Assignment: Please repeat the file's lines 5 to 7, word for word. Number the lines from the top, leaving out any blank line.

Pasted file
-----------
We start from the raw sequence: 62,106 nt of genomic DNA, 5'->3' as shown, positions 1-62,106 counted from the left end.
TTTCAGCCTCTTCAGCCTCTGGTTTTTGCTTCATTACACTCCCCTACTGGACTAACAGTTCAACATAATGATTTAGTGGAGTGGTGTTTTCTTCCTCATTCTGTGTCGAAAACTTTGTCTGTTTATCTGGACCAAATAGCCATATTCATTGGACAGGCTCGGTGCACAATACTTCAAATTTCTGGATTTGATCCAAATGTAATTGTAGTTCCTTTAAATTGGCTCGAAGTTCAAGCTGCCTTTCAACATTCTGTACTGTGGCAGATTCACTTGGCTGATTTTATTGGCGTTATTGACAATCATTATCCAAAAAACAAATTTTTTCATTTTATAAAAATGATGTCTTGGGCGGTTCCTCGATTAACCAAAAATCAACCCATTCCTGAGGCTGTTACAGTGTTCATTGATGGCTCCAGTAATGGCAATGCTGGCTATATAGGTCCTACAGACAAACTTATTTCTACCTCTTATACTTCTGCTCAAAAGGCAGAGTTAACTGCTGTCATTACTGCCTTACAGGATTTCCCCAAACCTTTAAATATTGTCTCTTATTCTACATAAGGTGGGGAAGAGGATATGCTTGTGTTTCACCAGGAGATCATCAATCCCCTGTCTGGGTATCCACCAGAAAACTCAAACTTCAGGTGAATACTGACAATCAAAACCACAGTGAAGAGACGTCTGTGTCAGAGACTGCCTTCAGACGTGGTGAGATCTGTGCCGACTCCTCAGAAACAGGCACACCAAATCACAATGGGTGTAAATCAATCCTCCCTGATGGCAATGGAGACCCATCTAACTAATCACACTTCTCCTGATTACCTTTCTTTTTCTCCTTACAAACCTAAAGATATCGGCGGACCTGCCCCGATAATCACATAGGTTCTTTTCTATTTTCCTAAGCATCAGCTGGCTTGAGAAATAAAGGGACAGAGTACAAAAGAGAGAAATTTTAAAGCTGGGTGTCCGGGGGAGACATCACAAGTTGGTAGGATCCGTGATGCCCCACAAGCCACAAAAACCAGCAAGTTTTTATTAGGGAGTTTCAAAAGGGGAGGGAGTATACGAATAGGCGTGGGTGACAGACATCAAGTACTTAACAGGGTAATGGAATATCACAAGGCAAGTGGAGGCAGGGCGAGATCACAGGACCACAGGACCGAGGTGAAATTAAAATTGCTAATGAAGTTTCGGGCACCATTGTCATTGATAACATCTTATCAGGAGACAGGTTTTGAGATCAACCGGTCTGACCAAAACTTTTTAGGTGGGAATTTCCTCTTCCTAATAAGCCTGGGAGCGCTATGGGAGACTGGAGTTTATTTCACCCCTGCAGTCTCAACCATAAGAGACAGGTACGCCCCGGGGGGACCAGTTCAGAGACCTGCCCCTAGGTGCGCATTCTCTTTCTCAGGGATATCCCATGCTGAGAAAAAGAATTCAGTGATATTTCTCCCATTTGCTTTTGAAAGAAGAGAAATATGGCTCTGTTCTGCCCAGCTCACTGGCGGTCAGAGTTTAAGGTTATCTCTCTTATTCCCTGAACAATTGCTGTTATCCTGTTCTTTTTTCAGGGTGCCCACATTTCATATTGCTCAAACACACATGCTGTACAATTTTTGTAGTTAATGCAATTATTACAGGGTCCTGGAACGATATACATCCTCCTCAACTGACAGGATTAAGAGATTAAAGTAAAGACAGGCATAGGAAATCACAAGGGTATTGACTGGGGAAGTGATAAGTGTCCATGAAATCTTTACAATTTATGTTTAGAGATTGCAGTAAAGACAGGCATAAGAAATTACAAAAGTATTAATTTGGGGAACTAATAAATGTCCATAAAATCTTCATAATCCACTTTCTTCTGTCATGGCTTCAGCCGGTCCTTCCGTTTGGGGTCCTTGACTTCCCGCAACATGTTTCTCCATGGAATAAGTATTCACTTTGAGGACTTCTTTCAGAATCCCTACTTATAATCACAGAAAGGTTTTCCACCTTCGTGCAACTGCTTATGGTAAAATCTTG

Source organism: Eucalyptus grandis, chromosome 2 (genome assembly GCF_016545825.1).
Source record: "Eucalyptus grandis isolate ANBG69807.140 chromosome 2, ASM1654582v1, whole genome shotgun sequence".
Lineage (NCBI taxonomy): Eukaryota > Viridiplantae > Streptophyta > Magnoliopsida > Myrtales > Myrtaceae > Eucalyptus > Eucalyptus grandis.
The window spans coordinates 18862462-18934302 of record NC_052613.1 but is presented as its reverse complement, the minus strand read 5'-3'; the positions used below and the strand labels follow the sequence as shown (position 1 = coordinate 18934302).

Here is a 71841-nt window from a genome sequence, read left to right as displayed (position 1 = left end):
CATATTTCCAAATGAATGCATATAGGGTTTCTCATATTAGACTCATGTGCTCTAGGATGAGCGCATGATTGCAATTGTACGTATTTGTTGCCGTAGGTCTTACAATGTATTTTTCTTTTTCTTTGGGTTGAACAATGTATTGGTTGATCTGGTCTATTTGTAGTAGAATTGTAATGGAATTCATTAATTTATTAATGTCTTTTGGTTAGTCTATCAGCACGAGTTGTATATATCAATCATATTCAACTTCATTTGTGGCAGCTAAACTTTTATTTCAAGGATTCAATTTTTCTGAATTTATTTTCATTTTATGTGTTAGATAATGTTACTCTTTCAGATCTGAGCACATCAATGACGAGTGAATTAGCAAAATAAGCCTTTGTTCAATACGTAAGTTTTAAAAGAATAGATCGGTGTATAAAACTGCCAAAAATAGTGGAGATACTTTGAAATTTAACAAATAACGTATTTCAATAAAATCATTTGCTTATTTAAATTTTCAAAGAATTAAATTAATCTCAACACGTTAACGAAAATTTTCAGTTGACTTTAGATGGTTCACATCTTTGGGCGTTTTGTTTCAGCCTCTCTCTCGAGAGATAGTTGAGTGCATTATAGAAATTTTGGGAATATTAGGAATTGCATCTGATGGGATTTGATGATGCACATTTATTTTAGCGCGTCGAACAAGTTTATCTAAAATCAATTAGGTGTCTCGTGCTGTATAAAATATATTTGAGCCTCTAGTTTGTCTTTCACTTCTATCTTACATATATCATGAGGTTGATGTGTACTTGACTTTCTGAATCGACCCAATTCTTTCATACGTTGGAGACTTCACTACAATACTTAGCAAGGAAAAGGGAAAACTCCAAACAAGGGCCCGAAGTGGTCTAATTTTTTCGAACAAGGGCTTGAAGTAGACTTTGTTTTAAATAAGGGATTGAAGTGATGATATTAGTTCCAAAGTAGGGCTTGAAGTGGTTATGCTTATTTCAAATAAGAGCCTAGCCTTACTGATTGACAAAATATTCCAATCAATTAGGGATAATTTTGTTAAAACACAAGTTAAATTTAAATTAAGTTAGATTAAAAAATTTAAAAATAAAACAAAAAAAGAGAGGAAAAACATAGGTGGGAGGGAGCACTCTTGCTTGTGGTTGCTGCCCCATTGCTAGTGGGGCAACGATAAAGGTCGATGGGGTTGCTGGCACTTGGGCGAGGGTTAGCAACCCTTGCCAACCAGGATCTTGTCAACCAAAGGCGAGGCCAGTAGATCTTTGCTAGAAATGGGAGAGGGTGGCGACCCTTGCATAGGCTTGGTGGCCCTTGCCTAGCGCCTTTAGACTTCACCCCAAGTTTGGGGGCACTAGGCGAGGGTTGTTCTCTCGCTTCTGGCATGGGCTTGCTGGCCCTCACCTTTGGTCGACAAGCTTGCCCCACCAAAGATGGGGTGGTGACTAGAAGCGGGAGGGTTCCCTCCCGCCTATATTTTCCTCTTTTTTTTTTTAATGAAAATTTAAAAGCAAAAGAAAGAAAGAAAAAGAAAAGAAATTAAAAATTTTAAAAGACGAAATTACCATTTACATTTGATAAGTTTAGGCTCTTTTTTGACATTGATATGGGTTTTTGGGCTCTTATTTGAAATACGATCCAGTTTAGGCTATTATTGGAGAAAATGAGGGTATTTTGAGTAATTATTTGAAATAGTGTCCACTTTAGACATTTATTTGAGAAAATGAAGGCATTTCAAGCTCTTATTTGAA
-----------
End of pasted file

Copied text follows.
Lineage (NCBI taxonomy): Eukaryota > Viridiplantae > Streptophyta > Magnoliopsida > Myrtales > Myrtaceae > Eucalyptus > Eucalyptus grandis.
The window spans coordinates 18862462-18934302 of record NC_052613.1 but is presented as its reverse complement, the minus strand read 5'-3'; the positions used below and the strand labels follow the sequence as shown (position 1 = coordinate 18934302).

Here is a 71841-nt window from a genome sequence, read left to right as displayed (position 1 = left end):